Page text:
What’s the Claim?
In a quantitative study of a very unusual design that evaluated patients’ willingness to trade risk for reward, patients appeared comfortable with risk trades that might shock (and mortify) the typical arthroplasty surgeon: “To improve physical function from 50% to 100% and reduce pain from severe to minimal because of total joint arthroplasty, patients were willing to accept a hypothetical absolute (and not merely an incrementally increased) 37% and 27% risk of infection, respectively.” Yikes.
How’s It Stack Up?
There are no real comparators here, so we’ve got to interpret this one on its own merits, which were considerable. The methodological approach is called a discrete-choice experiment. This quantitative survey technique is well-accepted in other contexts. Though it is somewhat less familiar in our specialty, it is no less applicable or useful here. It would take a graduate course in methodology to parse out the details, but CORR felt it was robust enough to feature with an Editor’s Spotlight/Take 5 with the senior author due to its broad general-interest message. The reason for this, apart from the study’s methodological rigor, was its shocking finding — patients and surgeons may not be speaking the same language here. From that Editor’s Spotlight commentary:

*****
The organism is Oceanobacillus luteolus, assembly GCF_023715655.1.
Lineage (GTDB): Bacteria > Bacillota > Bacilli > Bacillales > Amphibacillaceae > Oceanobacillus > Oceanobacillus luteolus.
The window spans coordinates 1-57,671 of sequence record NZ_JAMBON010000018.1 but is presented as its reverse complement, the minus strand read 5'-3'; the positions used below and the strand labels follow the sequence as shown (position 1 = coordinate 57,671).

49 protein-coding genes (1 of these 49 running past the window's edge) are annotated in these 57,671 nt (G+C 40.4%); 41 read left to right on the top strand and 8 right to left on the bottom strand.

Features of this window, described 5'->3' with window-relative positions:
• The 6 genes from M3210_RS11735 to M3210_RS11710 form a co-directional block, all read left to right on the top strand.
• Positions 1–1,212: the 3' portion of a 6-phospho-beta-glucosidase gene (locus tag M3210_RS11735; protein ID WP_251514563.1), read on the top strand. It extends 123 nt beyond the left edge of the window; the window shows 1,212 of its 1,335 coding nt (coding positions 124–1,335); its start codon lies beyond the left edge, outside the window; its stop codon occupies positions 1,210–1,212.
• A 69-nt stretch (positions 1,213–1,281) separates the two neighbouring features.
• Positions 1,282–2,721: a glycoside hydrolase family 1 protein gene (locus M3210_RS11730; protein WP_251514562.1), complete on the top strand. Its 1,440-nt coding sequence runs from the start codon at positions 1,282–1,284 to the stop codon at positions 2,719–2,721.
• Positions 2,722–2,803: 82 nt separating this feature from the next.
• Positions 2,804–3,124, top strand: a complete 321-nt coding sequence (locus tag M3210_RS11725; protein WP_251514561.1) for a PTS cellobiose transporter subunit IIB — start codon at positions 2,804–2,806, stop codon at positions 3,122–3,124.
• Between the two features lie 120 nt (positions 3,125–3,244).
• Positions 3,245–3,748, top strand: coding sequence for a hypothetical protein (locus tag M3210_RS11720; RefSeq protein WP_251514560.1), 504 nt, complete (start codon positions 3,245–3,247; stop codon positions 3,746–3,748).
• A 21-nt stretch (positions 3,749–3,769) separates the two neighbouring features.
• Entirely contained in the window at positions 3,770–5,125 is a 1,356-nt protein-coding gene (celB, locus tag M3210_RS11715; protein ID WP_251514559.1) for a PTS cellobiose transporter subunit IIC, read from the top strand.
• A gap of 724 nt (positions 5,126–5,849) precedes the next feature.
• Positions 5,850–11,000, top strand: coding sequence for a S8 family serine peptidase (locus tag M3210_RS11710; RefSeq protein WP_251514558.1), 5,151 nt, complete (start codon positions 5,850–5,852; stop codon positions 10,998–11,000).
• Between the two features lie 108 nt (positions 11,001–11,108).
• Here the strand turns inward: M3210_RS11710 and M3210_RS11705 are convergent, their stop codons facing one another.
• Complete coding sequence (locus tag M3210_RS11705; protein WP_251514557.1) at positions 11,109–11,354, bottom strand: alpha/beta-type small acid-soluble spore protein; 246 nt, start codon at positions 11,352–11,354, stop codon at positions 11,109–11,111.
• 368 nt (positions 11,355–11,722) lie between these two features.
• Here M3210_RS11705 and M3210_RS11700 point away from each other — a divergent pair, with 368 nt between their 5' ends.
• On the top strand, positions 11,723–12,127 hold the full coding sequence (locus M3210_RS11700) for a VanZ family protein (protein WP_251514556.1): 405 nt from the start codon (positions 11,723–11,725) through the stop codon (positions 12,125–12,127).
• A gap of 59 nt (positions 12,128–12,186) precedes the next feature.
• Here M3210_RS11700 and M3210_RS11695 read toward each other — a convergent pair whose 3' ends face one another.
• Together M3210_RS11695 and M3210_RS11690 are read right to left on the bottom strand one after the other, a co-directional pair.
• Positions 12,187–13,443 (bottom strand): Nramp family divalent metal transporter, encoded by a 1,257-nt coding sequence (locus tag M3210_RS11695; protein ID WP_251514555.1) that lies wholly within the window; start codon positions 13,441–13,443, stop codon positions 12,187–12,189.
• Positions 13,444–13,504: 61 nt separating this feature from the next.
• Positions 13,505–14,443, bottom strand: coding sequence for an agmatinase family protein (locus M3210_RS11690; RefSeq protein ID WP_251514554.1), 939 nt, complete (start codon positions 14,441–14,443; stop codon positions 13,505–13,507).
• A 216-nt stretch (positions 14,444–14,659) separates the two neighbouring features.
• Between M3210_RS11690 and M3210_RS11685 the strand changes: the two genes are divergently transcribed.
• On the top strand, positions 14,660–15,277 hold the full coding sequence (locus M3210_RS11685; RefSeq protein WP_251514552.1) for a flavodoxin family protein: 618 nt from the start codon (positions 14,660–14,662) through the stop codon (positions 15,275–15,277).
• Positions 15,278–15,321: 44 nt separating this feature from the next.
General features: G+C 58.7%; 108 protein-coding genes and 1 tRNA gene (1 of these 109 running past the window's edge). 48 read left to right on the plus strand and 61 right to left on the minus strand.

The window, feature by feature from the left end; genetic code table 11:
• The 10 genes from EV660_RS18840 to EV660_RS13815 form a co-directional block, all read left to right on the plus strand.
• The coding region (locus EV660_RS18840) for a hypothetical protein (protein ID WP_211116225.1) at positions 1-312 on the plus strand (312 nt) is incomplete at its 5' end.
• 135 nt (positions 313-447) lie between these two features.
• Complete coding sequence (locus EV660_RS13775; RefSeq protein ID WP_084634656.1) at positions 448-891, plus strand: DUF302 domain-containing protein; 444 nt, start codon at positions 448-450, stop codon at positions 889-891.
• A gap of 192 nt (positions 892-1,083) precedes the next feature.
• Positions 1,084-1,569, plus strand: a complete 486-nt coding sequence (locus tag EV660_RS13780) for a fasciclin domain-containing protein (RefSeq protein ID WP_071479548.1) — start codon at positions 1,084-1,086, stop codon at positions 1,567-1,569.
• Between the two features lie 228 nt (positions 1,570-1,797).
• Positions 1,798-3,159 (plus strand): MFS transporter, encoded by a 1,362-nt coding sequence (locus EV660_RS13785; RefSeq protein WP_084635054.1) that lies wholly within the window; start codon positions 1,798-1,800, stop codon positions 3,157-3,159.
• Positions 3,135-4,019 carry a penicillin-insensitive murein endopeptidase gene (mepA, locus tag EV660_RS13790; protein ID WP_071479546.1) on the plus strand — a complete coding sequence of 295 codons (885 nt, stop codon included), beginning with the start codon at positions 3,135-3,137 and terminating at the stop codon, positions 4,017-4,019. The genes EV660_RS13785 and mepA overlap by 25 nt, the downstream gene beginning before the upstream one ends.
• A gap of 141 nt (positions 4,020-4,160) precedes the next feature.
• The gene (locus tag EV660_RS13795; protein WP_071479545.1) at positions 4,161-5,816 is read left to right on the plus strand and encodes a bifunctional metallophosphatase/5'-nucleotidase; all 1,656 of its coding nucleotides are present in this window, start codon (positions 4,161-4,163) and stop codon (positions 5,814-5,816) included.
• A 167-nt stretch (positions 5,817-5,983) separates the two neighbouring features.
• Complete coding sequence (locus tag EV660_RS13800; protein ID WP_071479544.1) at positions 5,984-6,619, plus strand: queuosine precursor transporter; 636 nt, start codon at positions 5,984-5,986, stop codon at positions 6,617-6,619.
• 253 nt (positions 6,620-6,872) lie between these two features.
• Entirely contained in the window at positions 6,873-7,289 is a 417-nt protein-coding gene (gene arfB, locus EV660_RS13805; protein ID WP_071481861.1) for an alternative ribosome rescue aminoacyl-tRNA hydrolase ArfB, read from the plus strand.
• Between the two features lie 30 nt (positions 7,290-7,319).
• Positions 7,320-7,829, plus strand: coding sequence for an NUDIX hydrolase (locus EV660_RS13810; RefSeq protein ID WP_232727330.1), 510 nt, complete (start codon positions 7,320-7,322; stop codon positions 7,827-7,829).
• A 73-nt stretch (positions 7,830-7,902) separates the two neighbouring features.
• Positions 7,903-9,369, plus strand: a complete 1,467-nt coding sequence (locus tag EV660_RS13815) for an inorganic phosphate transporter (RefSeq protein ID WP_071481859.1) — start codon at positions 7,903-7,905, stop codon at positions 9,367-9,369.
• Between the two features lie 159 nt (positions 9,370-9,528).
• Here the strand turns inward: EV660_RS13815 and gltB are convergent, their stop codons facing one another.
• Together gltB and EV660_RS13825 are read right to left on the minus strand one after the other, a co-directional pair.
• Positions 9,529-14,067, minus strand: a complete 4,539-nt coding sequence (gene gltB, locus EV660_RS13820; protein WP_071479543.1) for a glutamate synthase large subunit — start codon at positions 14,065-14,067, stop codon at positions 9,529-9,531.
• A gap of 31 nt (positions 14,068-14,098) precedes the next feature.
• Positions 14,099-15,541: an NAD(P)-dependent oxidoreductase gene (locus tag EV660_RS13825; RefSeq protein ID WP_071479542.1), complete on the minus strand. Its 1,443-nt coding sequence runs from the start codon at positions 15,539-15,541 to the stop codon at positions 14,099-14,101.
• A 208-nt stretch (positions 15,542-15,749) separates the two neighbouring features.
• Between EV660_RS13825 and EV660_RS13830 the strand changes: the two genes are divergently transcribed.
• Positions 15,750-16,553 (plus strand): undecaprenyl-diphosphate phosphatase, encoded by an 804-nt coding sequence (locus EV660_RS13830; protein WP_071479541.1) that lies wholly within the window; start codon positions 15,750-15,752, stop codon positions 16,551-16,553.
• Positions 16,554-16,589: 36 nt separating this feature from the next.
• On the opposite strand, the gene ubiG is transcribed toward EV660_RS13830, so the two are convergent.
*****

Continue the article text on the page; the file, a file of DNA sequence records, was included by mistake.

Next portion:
Anyone who has ever treated (or known someone who has experienced) a prosthetic joint infection would find this level of enthusiasm for surgery to be inexplicable. For a surgeon to be aware of it and not try to temper it — dramatically — would be unconscionable.
What’s Our Take?
This study identified which patients are most likely to be comfortable taking extraordinary risks — those with functional limitations of 50% or more and/or severe pain at baseline. This is no great surprise, but surgeons need to make sure those people really understand what’s at stake, given that severe pain and functional limitations are so common in the arthroplasty clinic.
It’s not surprising that desperate patients are amenable to risk trades. This study suggests a surprising proportion of patients with hip or knee arthritis seem to feel as though things can’t get worse. But surgeons know they can. Prosthetic joint infections are both limb- and life-threatening. When visiting with patients who have substantial limitations or severe pain, this study tells us how important it is to slow down and make sure they “get it.” Apart from issues of basic fairness, it’s not hard to imagine misunderstandings in this context leading to litigation. Both the original article and the interview with the author are worth a look, though we found the senior author’s responses in the interview especially fascinating.
Salimy MS, Humphrey TJ, Katakam A, et al. Which Factors Are Considered by Patients When Considering Total Joint Arthroplasty? A Discrete-choice Experiment. Clin Orthop Relat Res. 2023;481:427-437.
Further Commentary and Interview
Leopold SS. Editor’s Spotlight/Take 5: Which Factors Are Considered by Patients When Considering Total Joint Arthroplasty? A Discrete-choice Experiment. Clin Orthop Relat Res. 2023;481:422-426.